A vintage Flash Gordon Signal Pistol manufactured by Louis Marx Co., in 1935. The gun also came in green with red trim and greyish-purple with red trim. This one sold for $499.95 last June.
Long before “Star Trek” and “Star Wars” captivated audiences with their imaginative tales of heroes, villains, alien creatures and travel to other galaxies, science-fiction fans were enthralled by the gallant exploits of the fearless space adventurer, Flash Gordon. Created by artist and cartoonist Alex Raymond, the dashing, blond-haired hero—who was inspired, ironically, by another similarly heroic space adventurer, Buck Rogers—made his debut in a newspaper comic strip published by King Features Syndicate on Jan. 7, 1934.
A celebrated polo player and athlete, Flash is aboard a transcontinental flight one day when a hurtling meteor damages the plane and forces him to grab fellow passenger, the lovely Dale Arden, and parachute to safety near the laboratory of brilliant scientist Dr. Hans Zarcov. Engaged in a desperate mission to save Earth from destruction by the planet Mongo, the doctor procures the assistance of Flash and Dale and the three board a rocket ship Zarcov has built to travel to the strange planet. In addition to meeting a host of unusual beings and bizarre creatures, Flash must battle Mongo’s evil ruler, Ming the Merciless, and in doing so, becomes an intergalactic hero and defender of rights.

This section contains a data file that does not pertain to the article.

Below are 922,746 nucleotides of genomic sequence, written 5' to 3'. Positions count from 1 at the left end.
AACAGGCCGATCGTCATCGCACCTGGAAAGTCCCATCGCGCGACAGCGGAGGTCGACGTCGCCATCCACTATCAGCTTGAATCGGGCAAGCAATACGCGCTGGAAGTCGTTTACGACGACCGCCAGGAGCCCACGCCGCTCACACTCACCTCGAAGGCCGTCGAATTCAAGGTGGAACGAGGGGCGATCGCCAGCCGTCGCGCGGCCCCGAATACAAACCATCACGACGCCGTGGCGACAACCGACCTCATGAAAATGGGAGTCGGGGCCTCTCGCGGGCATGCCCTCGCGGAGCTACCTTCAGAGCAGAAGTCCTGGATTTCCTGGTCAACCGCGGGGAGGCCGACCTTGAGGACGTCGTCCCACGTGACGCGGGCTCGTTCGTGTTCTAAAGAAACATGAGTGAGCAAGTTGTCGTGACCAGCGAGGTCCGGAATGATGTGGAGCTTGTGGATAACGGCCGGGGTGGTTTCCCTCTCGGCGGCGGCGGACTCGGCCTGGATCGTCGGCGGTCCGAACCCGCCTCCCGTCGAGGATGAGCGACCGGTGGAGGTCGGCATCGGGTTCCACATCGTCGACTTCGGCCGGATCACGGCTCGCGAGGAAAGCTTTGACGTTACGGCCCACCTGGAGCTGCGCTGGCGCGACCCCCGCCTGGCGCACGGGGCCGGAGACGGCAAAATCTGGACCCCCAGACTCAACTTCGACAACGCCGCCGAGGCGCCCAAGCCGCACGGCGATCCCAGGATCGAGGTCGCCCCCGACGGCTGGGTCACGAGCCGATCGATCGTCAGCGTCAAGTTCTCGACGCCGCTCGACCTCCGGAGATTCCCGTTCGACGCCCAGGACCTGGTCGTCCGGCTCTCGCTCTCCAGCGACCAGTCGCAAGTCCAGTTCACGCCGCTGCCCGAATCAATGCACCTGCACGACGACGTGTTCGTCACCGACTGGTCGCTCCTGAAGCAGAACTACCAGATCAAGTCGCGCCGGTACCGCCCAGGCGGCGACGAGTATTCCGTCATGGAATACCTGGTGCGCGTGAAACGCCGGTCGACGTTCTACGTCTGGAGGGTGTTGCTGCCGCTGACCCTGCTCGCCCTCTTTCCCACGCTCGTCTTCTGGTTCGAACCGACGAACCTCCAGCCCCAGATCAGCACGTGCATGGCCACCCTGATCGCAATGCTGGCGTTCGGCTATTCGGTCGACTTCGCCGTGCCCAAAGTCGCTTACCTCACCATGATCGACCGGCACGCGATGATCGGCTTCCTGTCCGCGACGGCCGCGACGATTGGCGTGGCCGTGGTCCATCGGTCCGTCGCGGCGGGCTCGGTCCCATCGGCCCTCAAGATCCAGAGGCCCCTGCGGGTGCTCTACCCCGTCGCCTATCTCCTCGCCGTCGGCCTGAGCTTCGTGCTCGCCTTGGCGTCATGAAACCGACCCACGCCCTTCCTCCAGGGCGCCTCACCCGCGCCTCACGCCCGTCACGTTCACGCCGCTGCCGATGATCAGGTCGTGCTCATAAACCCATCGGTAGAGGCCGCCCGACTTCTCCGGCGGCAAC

Buster Crabbe and Carol Hughes as the fearless space adventurer Flash Gordon and Dale Arden.
A sensational hit with readers of all ages, the “Flash Gordon” strip was featured in newspapers all across America and it wasn’t long before the character made the transition to other media as well. To date, the success of the comic strip has spawned two mid-1930s radio shows, three 1930s and ’40s movie serials starring popular actor/athlete Larry “Buster” Crabbe (which were also later re-edited into feature-length films), a 1954-55 television series starring Steve Holland, a late-1970s animated TV show, a 1980 big-budget theatrical film with Sam J. Jones in the titular role, yet another animated television series in 1996, and most recently, a 2007-08 series for the Sci-Fi Channel.